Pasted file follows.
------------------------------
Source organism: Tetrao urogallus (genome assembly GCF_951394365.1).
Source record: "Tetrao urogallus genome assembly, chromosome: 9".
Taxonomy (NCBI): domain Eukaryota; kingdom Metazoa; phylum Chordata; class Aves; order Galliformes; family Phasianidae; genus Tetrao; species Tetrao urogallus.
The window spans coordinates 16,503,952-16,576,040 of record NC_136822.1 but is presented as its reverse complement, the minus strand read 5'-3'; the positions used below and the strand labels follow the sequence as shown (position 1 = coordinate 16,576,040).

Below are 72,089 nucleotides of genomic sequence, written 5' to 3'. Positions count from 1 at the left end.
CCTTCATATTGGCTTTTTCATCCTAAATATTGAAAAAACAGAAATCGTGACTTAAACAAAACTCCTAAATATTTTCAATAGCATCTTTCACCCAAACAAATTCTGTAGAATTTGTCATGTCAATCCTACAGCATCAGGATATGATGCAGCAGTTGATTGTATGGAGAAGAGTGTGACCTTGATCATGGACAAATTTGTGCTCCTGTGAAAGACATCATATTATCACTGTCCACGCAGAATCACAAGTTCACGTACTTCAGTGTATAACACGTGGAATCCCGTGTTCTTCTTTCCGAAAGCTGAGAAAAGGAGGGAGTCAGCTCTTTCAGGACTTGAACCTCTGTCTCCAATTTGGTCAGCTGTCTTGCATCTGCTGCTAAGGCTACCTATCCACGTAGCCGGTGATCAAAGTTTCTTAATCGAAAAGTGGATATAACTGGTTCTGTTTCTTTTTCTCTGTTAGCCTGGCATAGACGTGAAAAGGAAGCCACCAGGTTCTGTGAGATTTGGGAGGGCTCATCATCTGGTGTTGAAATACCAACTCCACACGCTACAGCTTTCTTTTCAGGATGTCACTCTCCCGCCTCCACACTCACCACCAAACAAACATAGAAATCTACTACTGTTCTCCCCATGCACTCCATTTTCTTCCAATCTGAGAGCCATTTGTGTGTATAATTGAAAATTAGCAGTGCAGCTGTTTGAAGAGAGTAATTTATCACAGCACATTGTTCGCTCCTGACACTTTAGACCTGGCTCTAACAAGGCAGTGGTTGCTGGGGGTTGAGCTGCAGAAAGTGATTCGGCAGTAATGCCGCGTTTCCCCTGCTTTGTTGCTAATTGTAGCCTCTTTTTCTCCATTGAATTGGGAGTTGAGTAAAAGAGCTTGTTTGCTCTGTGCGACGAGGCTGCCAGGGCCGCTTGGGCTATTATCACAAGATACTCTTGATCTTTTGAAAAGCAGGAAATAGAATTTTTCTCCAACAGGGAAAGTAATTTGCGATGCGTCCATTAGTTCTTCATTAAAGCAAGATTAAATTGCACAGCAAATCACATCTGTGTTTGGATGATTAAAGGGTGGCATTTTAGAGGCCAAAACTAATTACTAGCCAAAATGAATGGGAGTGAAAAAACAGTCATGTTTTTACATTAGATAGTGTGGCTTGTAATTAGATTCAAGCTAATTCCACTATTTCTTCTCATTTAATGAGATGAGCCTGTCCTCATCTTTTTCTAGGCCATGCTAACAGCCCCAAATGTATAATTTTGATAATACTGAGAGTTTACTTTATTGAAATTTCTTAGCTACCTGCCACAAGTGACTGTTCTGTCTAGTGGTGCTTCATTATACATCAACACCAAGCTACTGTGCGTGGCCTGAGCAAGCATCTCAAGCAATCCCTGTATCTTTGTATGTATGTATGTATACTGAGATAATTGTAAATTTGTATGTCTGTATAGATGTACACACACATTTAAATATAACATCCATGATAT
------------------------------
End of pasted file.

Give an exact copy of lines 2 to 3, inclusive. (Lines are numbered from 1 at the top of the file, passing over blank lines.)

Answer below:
Source record: "Tetrao urogallus genome assembly, chromosome: 9".
Taxonomy (NCBI): domain Eukaryota; kingdom Metazoa; phylum Chordata; class Aves; order Galliformes; family Phasianidae; genus Tetrao; species Tetrao urogallus.